“I can’t go back to yesterday because I was a different person then.”
Alice in Alice’s Adventures in Wonderland, Lewis Carroll
Mindset to Improve
Are you ready to improve?
Wanting to improve and improving are not the same. Even if you do change, can you sustain the new habit or routine?
Sustaining change efforts assumes we understand change as a requirement. What a slippery fellow change becomes once we set it in motion. Like stretching out a rubber band—once you let go, it reverts to the original shape. But if you stretch long enough, the rubber band never returns to the original form.
New habits or routines need constant stretching, persistent pulling. You keep creating new shapes that make it hard to return to where you began. This reality applies to individuals as much as it does organizations.
No other path exists. To achieve your goals and show results, adopt a mindset of continuous improvement. Good is not good enough. I have not found another way to get there.
“Begin with the end in mind is based on the principal that all things are created twice.”
Stephen R. Covey, The Seven Habits Of Highly Effective People
You must first see things in your mind’s eye before we can create them in the real world. What do you see? Can you hold the rubber band of change taut long enough sustain improvement?
Aim for Excellence
“Next to excellence, comes the appreciation of it.”
William M. Thackeray
When you think of excellence, do you think of something outstanding—of quality, the very best? But excellence is not a steady state. When you strive for excellence, you do something different. You go beyond the expected. We don’t meet the standard. We set the standard.
We need to get one thing straight—reaching excellence is not a destination. If we take on that mindset, disappointment and disillusionment will invade your thinking. You may harbor a sense of hopelessness. Yes, that sounds quite harsh. You can’t approach your goal to get better as if once you arrive, you’re done. The word continuous means you keep changing—always moving toward your goal.
One thing I have learned in my quest toward better every day:
“Don’t let the perfect be the enemy of good.”
Perfection is an admirable goal, or so I thought. I was wrong. Perfection is not the goal. Doing my best every day, whatever that best is for that day. This has been the hardest lesson and one that I wish I had understood much earlier in my life.
What does it mean to do your best every day? Our best changes from day to day. Some days my best may explode to breakthrough performance—excellence.
Other days, my best may be sitting at my desk and opening my journal and writing only a few words. Or strumming on the guitar, playing the piano for a few minutes.
What counts is consistency. Showing up every day. Ready to give and be my best.
Show up consistently.
Do my best.
Excellence may not occur with great fanfare. Rather, you reach excellence through small consistent steps. For the athlete, striving trumps arriving. Being at the top of your game isn’t always enough. Sooner or later someone will do something different. You must stretch your thinking and practice new skills that make you better.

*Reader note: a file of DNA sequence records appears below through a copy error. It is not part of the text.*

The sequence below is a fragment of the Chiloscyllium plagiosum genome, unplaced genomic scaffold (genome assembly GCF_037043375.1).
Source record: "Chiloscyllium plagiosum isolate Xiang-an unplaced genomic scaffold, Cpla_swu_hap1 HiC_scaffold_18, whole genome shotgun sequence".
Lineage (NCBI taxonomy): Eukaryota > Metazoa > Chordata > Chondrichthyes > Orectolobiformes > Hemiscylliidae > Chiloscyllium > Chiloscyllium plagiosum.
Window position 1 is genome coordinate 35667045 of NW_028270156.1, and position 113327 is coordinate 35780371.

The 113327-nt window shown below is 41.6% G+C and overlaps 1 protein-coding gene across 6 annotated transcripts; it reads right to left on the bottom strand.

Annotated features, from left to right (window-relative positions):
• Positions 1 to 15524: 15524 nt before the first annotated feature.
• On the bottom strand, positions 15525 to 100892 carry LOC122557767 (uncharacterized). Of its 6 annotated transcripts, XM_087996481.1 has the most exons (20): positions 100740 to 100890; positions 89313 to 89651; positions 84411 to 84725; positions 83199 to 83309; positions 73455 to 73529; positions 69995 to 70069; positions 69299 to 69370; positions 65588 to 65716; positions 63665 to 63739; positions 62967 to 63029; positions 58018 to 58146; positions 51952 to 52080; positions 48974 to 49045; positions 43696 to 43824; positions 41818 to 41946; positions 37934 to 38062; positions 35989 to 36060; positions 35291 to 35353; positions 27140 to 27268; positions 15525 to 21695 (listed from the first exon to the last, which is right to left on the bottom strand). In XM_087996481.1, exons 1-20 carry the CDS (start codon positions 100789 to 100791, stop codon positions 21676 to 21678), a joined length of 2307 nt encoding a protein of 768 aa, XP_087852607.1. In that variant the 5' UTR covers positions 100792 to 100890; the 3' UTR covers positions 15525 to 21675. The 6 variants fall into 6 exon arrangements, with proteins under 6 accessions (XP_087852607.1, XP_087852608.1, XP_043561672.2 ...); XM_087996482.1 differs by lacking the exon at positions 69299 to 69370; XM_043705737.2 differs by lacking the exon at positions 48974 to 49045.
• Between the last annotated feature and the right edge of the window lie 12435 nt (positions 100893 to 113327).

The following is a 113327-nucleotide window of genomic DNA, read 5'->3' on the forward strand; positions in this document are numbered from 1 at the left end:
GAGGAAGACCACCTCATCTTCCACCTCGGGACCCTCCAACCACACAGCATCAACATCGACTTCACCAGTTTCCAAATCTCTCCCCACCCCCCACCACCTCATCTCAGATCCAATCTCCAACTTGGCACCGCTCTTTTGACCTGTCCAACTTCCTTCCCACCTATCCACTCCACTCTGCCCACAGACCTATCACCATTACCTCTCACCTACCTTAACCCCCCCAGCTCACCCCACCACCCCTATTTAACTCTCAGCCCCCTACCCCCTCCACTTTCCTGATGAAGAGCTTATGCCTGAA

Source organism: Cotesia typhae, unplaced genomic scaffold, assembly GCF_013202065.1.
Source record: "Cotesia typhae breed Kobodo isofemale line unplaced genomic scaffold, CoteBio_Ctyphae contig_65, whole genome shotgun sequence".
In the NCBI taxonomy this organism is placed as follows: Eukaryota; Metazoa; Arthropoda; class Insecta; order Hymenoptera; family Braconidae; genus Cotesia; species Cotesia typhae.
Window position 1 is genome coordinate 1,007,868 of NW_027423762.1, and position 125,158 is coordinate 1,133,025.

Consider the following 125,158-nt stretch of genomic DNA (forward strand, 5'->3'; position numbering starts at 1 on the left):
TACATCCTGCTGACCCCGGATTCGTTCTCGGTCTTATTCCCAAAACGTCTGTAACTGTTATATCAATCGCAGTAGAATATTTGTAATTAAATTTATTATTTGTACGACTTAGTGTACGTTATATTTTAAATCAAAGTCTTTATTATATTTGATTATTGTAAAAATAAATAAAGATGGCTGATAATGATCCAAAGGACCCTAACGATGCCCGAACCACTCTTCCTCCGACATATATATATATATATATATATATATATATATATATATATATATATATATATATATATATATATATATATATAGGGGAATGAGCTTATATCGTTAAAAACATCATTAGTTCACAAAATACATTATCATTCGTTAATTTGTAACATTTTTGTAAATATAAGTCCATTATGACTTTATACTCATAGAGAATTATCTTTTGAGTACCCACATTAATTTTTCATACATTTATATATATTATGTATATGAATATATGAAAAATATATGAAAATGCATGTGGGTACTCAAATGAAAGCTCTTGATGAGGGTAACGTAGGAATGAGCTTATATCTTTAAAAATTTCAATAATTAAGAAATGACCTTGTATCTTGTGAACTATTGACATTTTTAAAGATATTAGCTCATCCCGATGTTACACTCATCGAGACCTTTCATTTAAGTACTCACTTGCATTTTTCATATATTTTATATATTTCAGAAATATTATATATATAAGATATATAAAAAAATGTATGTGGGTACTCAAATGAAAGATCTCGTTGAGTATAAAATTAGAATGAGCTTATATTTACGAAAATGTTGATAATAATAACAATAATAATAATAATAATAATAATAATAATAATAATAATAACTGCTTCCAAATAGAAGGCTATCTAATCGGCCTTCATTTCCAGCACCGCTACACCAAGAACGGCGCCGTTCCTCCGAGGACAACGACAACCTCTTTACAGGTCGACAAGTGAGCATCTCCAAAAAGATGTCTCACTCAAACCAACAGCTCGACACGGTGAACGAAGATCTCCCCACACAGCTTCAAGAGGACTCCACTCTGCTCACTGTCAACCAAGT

Excellence occurs when you have ownership and intent.
You learn to see problems through the eyes of others. Try understanding and identifying with the interests and needs of others. Acknowledge and respond to their view of the world—not just our own. You learn to see the same situation from different perspectives.
Mindset for Excellence
“Excellence does not show up on your doorstep and ask to come in!”
Harry Paul, John Britt, and Ed Jent, Who Kidnapped Excellence?
Improvement grows as you begin to think differently about change. You must invite change. When you do, you will examine your work and the results of that work. We all look for ways to improve our personal and professional activities. What differentiates those who do and those who don’t?
Approach your improvement with purpose and intention. That makes all the difference. If you make change a priority, take an honest look at your actions.
Do you strive for excellence? Consider these questions.
- Do you know what excellence looks like?
- Are you ready to accept change?
- Is your team ready to accept that excellence requires change?
- How will you ensure improvement becomes the way you thinks and go about your work?
- How will you hold yourself accountable for excellence?
- How will you celebrate the small wins and the breakthrough moments?
Take the first step, then the next. Remember to start with purpose and intent. Do your best each day.
Send me a note. Share with others. Get more at Inspiring your best.
And always—be and become #yourbest.
Photo by The Digital Artist on Pixabay
Excellent article, Kathryn. Courage, commitment, and consistency. The Three C’s I’ve tried to follow to pursue professional writing along with self-growth.
I seem to be on the life-long plan for implementing those Three C’s. We’ll can travel that road together-what a marvelous journey!